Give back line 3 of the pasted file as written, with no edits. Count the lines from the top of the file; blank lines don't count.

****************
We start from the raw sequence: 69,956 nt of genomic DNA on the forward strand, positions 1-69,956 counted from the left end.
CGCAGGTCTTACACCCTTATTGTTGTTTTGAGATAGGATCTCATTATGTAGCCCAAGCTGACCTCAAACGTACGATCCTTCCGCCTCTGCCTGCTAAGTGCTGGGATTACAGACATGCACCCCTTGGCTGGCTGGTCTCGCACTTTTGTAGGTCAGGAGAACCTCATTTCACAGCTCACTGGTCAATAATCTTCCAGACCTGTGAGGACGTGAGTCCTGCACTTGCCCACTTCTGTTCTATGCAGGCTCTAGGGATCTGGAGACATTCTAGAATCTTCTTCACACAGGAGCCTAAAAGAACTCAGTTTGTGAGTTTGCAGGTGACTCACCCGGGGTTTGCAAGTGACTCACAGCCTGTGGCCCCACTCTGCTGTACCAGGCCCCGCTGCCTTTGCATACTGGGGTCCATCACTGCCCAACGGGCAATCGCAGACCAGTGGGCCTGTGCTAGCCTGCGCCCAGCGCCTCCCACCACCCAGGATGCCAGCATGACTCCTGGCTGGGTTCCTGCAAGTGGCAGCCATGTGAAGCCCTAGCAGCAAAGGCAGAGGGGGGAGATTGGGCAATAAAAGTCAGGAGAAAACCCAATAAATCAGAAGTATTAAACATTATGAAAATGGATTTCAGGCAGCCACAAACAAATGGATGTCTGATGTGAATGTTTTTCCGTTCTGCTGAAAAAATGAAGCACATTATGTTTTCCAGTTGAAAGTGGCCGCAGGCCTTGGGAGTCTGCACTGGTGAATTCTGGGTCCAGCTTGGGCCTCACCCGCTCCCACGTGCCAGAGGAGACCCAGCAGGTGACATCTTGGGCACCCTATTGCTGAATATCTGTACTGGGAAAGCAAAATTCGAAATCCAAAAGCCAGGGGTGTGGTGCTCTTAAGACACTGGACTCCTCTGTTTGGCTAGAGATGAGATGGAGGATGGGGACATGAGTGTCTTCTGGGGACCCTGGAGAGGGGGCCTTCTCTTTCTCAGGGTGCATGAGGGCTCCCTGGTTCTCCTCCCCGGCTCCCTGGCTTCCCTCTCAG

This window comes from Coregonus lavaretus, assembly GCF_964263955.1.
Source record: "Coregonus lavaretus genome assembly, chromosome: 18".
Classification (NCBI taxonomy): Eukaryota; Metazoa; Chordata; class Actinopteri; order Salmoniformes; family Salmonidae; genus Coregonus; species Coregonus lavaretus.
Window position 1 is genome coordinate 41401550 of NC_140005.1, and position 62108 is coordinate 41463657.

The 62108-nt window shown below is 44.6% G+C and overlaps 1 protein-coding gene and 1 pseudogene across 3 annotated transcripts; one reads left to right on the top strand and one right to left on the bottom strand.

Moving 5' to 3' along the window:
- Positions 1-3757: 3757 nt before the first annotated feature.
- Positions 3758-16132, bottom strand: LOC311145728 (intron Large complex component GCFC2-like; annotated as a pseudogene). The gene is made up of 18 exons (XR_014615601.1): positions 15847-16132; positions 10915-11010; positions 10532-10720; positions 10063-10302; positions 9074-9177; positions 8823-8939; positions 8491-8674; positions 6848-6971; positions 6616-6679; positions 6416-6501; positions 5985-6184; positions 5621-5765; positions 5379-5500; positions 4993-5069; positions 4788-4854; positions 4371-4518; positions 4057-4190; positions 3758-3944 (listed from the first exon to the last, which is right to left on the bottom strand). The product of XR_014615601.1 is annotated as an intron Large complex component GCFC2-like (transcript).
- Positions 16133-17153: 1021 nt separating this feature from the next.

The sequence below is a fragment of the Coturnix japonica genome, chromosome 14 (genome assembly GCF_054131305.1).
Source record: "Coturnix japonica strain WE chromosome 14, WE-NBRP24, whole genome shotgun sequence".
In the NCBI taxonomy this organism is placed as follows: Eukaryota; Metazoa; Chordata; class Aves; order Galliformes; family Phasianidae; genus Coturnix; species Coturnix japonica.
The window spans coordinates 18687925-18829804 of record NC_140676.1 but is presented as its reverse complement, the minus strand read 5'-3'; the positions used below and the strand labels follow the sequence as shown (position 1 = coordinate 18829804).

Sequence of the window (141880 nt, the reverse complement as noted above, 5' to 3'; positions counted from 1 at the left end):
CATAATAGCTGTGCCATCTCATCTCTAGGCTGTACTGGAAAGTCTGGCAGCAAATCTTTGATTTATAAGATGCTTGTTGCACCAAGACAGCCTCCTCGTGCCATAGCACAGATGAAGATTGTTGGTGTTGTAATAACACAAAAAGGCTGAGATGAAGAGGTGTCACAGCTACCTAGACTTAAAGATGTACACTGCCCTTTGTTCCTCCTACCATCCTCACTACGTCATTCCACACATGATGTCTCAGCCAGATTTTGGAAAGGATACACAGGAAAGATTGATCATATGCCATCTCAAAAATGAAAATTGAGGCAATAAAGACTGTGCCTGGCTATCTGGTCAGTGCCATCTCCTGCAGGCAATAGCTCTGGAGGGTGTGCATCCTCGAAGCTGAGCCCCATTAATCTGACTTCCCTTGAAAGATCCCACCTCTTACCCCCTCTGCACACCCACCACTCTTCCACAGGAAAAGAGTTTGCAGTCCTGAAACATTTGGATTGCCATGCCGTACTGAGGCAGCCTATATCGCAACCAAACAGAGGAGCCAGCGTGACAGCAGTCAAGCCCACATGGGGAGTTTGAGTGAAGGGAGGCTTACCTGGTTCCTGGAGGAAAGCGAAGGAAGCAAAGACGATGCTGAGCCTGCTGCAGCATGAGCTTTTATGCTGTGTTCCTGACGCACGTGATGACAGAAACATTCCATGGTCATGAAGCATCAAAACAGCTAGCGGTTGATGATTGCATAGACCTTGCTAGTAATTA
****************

This window comes from Coregonus lavaretus, assembly GCF_964263955.1.